The guy running the “real archeological dig” has me take the Number Nine bus to a non-stop alongside the freeway. He instructs me to tell the driver to pull over at mile-marker six. I wear khaki hiking pants, rolled and buttoned mid-calf, hiking boots, and a black t-shirt. The summer air has an unexpected chill to it, and I wish I’d worn a jacket, or something with pockets for my hands.
“Here we are,” the bus driver says, pulling onto the berm. I emerge from the bus alone, on the berm, with only my cell phone, some cash, and a photo I.D. I wonder when the others will arrive and notice it’s already 5:35 p.m. I didn’t think to bring a taser or pepper spray, but I wish I had.
A gray Jeep slows on the asphalt and pulls over, its front dipping into the ditch marking the beginning of the field, its sides somewhat obscured from the road by tall grasses. A man steps out, all six-feet-some-inches of him. He wears faded jeans slung low on his lean hips, a hunter-green long-sleeved shirt, a plain baseball cap that covers peppered brown hair, and hiking shoes. I judge him to be somewhere between thirty-five and forty.
“Howdy!” he says, shifting a bag of rattling tools and a large spade to his left hand. “Miriam?”
“Ted? I wasn’t sure I had the right place,” I say. He extends his free hand for me to shake. It is warm and soft. I notice a pair of leather gloves hanging from his back pocket.
“Wow, you’re much prettier than I expected.”
My neck tenses. I have been called ‘pretty’ only a handful of times and never by a stranger. I feel my armpit drip with sweat. Ted is handsome. Not like Harrison Ford handsome. He’s clean shaven and smells like baby laundry detergent. I stare at his perfect row of white teeth as he smiles.
“And the others?” I say, fingering my cell in my back pocket, considering an Uber ride home.
“There are other people on this dig, right?”
“Oh, yeah.” Ted searches the horizon, as though remembering these nameless ‘others’ who had once filled the class. “They had, uh, another engagement.” He turns and smiles, his eyes inviting, like those of a guy passing me on a Sunday hike, out with his black lab, enjoying the stillness of the woods. “Just us.” He winks. “Sorry, not sorry.”
“Oh.” I shrug, letting my hand fall from my phone. “No worries,” I say, like someone else. Like a festival-going hipster.
When I filled out the form linked in the Facebook ad, Ted emailed me within the hour. I considered for a moment that “Ted” is an infamous serial-killer name. He wrote emphatically, Hello, Mariam! I have one spot open for an evening group dig this Thursday at 5:30 p.m. Reserve about three hours and wear comfortable outdoor clothing. Please respond if you are interested in signing up and pay via PayPal on the link below!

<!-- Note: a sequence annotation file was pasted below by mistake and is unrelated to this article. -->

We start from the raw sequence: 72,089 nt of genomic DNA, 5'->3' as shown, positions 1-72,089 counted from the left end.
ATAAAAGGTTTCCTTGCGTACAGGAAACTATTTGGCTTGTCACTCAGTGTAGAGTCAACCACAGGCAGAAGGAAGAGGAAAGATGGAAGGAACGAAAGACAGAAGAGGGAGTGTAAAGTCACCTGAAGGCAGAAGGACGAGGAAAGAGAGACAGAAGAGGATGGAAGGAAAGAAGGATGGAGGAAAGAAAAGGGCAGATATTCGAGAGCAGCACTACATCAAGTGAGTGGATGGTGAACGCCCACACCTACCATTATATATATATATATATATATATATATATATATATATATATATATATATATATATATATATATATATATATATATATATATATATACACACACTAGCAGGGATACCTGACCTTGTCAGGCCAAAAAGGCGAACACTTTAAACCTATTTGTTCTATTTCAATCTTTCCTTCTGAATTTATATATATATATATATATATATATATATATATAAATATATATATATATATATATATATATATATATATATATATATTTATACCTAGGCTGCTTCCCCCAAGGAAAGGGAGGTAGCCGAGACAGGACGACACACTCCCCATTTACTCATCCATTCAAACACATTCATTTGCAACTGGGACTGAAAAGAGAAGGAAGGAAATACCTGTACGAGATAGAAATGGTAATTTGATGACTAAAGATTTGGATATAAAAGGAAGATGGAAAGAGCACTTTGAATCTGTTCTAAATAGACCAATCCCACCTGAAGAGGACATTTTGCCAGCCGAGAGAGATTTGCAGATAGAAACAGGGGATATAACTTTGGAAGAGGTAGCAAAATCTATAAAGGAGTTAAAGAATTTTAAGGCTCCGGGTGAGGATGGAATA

I had so many questions: Where do I meet Ted? Do I bring my own shovel and brushes? Where do I buy a shovel and brushes? How many people are in the class? Are we digging on private property? His own, maybe?
My co-worker Jen, standing over my shoulder when I got the email, said, “You’re not thinking of doing this, are you?”
“It sounds fun,” I said.
“It sounds stabby. Or rapey,” she said.
“So, I shouldn’t go.”
“I dunno. He might be cute.”
I paid without asking the questions, and Ted sent me instructions with too many exclamation points in them.
But Ted doesn’t seem like an exclamation-point kind of guy in person. Not out here. Even with the teeth. He does seem like a quarter-life-crisis kind of guy, though. I make assumptions: he went to Harvard business school and then dropped off Wall Street two years in to be a rafting guide in Colorado—that is until he realized he kind of sucked at rafting, that he was way better at digging dirt and brushing dust off old poop pots.
Ted turns and walks toward the worn path, whistling a light tune anyone would follow. I know I should call the Uber. I feel like my next step could take me somewhere.
“Coming?” he says, turning only his cheek toward me, a half smile. He waves his hand over his shoulder—he will not wait for me. I take a full breath, clench my fists, step onto the grass path, and walk into the horizon.
Ted’s whistling is beguiling. I don’t even notice we’ve walked about a half-mile on a narrow dirt path, past some full-grown oak trees, until the low sun pierces my eyes.
“What do you expect to find today?” I ask.
“Oh, you know.” He pulls the gloves from his back pocket and slips them on his hands. The shovels and brushes rattle on his back as he strides, clinking together like a hobo’s pan and tin cup. “Sometimes we find native clay pots. An arrow head or two. Maybe something like that.” He turns his head slightly. I see a glint in his eye—the sun’s reflection. “What do you expect to find today?”
It is one of life’s questions. I don’t answer.
“How many times have you done this?” I say instead. I want to ask all the other questions, like whether he’s married, if he has any children, whether he’s close with anyone, but I don’t. I ask interview questions, as though I haven’t already bought the ticket and tromped that first piece of grass off the freeway.
The air is still, save birds fluttering hither and thither. I’ve always wanted to use that phrase, hither and thither. In accounting we use acronyms, like ETA, ULD, AR, LLC. We wear layers of polyester clothing, the office a deathly temperature fit for a sub-species of men. Our throats scratch when we talk, and we don’t talk much. Thus, the acronyms.
“So, what is Miriam like when she’s not following strange men through unmarked fields?” Ted says, glancing back.
“Sitting next to stranger men in cubicles,” I say. He laughs. I can’t help it—I fall for his self-deprecation. He has a nice laugh.
We walk twenty or so more yards, past a sign that reads Private Property, No Trespassing. Ted holds open a loose spot in a barbed-wire fence for me to climb through awkwardly and slowly. I count nine years since my last tetanus inoculation. We enter a clearing, speckled with limestone boulders, hedges, and dirt mounds. About two-hundred yards in the distance lies a line of deciduous trees. I can’t make out any buildings.
“Here we are,” he says. I stop and stretch, making mental notes about the direction we’ve gone (south), how far on foot (approximately a mile), the terrain (mostly flat and open, a dirt trail through tall grasses), should I ever need to remember. The ground on the site has been dug before, in neat four-by-six-foot sections with a flat-edged shovel—I can make out a clean edge—like rows upon rows of fresh graves.
“You sure we’re allowed to be here?” I ask.
“Oh, yeah. No worries.”
“It’s private property.”
“I worked out a deal.” He pulls off his tools and unbinds them. “A couple weeks ago I found some artifacts around here. I was with a few young ladies from the university. They loved it,” he says, like a man who holds forest-bed orgies under super moonlight. He looks up just long enough to wink and smile. I picture girls in high pony tails, low scoop-neck t-shirts, and Daisy Dukes out here pecking at the dirt with the point of their spades. I shudder, feeling both revolted and jealous. Maybe even a little afraid. I remember some discussion in the spring about a new self-defense startup for such girls, and I wish now that I had taken one of the classes. But I am not a co-ed. I’m a middle-aged woman wearing a loose chignon with frayed grays around her temples.